Orion Moon-Bound

11/23/2022
  • AP22325455882659
    This screengrab from NASA TV shows NASA’s Orion capsule, left, nearing the Moon, right, on November 21, 2022. At center is Earth. (NASA via AP)

THIS JUST IN

You have {{ remainingArticles }} free {{ counterWords }} remaining.

The bad news: You've hit your limit of free articles.
The good news: You can receive full access below.
WORLDteen | Ages 11-14 | $35.88 per year

SIGN UP
Already a member? Sign in.

NASA’s Orion capsule reached the Moon on Monday. It didn’t land but whipped around the far side and buzzed the lunar surface. The astronaut-less Orion is on its way to a record-breaking orbit.

Orion’s journey is the first time a capsule has traveled to the Moon since NASA’s Apollo program 50 years ago. The Moon arrival represents a huge milestone in the $4.1 billion test flight that began a week ago.

The crew capsule and its three wired-up dummies flew just 81 miles from the Moon’s surface on its far side. During a half-hour communication blackout, flight controllers in Houston did not know if a critical engine firing went well until the capsule emerged from behind the Moon.

The capsule’s cameras sent back a picture of the Earth—a tiny blue orb surrounded by blackness.

The capsule accelerated well beyond 5,000 mph as it regained radio contact, NASA says. Less than an hour later, Orion soared above Tranquility Base. Neil Armstrong and Buzz Aldrin landed in that spot on July 20, 1969.

“This is one of those days that you’ve been thinking about and talking about for a long, long time,” flight director Zeb Scoville says.

The Artemis 1 mission’s rocket blasted off from Florida’s Kennedy Space Center last week. It is the most powerful rocket ever built by NASA. Orion needed the force to slingshot around the Moon after separating from the rocket. The capsule must pick up enough speed to enter the sweeping, lopsided lunar orbit.

Flight controllers evaluated the data pouring back to the control center. They examined whether Orion’s engine firing went as planned. Another firing will place the capsule in the lunar orbit on Friday.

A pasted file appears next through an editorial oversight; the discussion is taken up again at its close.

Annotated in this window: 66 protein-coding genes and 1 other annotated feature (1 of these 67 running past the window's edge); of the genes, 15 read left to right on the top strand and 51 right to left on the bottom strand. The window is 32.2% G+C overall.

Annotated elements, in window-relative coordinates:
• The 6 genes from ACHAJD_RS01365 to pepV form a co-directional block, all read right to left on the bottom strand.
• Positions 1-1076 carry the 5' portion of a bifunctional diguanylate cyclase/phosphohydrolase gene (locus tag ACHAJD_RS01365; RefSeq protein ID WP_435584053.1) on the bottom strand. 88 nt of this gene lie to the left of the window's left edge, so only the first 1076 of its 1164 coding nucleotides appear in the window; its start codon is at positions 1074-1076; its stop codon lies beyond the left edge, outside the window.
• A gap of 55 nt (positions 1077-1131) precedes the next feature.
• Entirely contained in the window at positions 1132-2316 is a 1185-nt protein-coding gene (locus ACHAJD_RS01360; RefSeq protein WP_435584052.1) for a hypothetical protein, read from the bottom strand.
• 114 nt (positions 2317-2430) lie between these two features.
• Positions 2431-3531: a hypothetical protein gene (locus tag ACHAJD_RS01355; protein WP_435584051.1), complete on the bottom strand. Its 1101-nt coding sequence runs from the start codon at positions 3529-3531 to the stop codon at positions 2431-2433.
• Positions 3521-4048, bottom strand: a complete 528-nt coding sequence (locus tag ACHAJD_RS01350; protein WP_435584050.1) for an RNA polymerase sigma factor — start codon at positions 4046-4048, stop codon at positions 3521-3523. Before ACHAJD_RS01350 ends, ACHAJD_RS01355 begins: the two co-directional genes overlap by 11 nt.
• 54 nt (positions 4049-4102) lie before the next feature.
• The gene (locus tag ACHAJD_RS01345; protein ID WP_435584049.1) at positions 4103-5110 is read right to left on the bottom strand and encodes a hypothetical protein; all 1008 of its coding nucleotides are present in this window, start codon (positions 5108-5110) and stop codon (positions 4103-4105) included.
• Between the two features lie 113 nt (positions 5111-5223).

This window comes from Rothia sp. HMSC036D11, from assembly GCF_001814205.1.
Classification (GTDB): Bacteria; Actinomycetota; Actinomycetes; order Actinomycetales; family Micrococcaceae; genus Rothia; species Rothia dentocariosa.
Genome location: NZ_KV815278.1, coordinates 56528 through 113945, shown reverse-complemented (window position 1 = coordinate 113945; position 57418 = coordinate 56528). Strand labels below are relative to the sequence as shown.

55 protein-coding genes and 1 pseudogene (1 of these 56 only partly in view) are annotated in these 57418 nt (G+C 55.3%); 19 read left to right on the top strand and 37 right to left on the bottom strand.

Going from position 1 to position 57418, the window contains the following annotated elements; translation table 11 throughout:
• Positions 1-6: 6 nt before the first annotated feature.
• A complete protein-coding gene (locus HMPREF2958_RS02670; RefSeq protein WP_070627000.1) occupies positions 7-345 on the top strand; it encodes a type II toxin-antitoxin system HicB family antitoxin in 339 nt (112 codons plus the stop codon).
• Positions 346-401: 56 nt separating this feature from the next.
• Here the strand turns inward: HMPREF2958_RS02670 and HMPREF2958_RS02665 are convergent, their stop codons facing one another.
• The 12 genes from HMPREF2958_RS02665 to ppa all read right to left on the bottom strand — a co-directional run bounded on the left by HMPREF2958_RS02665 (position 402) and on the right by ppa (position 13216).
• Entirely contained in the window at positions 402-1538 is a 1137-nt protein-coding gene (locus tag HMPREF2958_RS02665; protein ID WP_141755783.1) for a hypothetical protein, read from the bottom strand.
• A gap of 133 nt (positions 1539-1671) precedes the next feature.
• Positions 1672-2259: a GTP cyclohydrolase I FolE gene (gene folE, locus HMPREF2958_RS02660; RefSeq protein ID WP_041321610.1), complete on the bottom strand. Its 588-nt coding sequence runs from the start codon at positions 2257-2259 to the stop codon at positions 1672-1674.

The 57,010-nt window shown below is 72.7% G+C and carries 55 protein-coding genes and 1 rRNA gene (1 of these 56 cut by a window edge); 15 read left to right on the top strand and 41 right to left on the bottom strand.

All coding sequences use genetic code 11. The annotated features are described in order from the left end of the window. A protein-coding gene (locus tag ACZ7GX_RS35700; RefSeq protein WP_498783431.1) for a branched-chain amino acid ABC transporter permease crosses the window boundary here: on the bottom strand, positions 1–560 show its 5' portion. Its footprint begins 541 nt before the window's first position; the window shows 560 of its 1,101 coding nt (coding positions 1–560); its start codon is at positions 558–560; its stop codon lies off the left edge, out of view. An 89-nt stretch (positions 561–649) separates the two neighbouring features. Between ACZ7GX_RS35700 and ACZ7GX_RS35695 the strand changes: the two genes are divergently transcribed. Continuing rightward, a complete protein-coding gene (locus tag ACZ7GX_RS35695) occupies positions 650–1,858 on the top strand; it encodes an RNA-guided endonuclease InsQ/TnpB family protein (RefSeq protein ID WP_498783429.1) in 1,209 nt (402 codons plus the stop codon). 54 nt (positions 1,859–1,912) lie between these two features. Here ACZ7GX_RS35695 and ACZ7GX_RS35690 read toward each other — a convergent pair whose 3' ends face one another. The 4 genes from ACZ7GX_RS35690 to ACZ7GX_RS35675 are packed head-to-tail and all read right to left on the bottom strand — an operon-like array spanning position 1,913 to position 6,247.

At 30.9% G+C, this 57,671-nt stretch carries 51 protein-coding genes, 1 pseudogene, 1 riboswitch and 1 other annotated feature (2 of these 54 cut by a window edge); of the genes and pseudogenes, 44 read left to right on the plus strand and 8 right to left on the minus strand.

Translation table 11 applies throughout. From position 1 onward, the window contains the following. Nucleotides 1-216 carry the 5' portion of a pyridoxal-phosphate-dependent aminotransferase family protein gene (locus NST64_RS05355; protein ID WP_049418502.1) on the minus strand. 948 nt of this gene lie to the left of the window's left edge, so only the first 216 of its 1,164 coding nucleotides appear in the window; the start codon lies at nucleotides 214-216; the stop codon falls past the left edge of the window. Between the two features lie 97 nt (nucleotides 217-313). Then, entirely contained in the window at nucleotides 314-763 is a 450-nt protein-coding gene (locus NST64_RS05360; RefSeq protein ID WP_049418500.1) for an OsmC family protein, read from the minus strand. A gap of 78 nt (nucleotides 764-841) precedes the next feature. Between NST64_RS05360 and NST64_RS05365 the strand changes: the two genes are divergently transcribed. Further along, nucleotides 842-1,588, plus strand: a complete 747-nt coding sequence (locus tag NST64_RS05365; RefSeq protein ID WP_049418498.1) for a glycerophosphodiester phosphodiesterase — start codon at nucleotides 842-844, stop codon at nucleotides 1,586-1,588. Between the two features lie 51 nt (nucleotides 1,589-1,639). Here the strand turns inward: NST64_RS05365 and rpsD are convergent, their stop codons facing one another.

This coming weekend, Orion should shatter NASA’s distance record for a spacecraft designed for astronauts—nearly 250,000 miles from Earth. Apollo 13 set the record in 1970. And Orion will keep going, reaching a maximum distance from Earth next Monday of nearly 270,000 miles.

The capsule will spend close to a week in lunar orbit before heading home. A Pacific splashdown is planned for December 11.

Orion has no lunar lander. A touchdown won’t come until NASA astronauts attempt a lunar landing in 2025 with SpaceX’s Starship. Before then, astronauts will strap into Orion for a ride around the Moon as early as 2024.

NASA managers are delighted with the progress of the current mission. The Space Launch System rocket performed exceedingly well in its debut, they told reporters.

However, the 322-foot rocket caused more damage than expected at the Kennedy Space Center launch pad. Force from the 8.8 million pounds of liftoff thrust was so great that it tore the blast doors off the launch tower elevator.

To Him who made the great lights, for His steadfast love endures forever; the Sun to rule over the day, for His steadfast love endures forever; the Moon and stars to rule over the night, for His steadfast love endures forever. — Psalm 136:7-9

(This screengrab from NASA TV shows NASA’s Orion capsule, left, nearing the Moon, right, on November 21, 2022. At center is Earth. NASA via AP)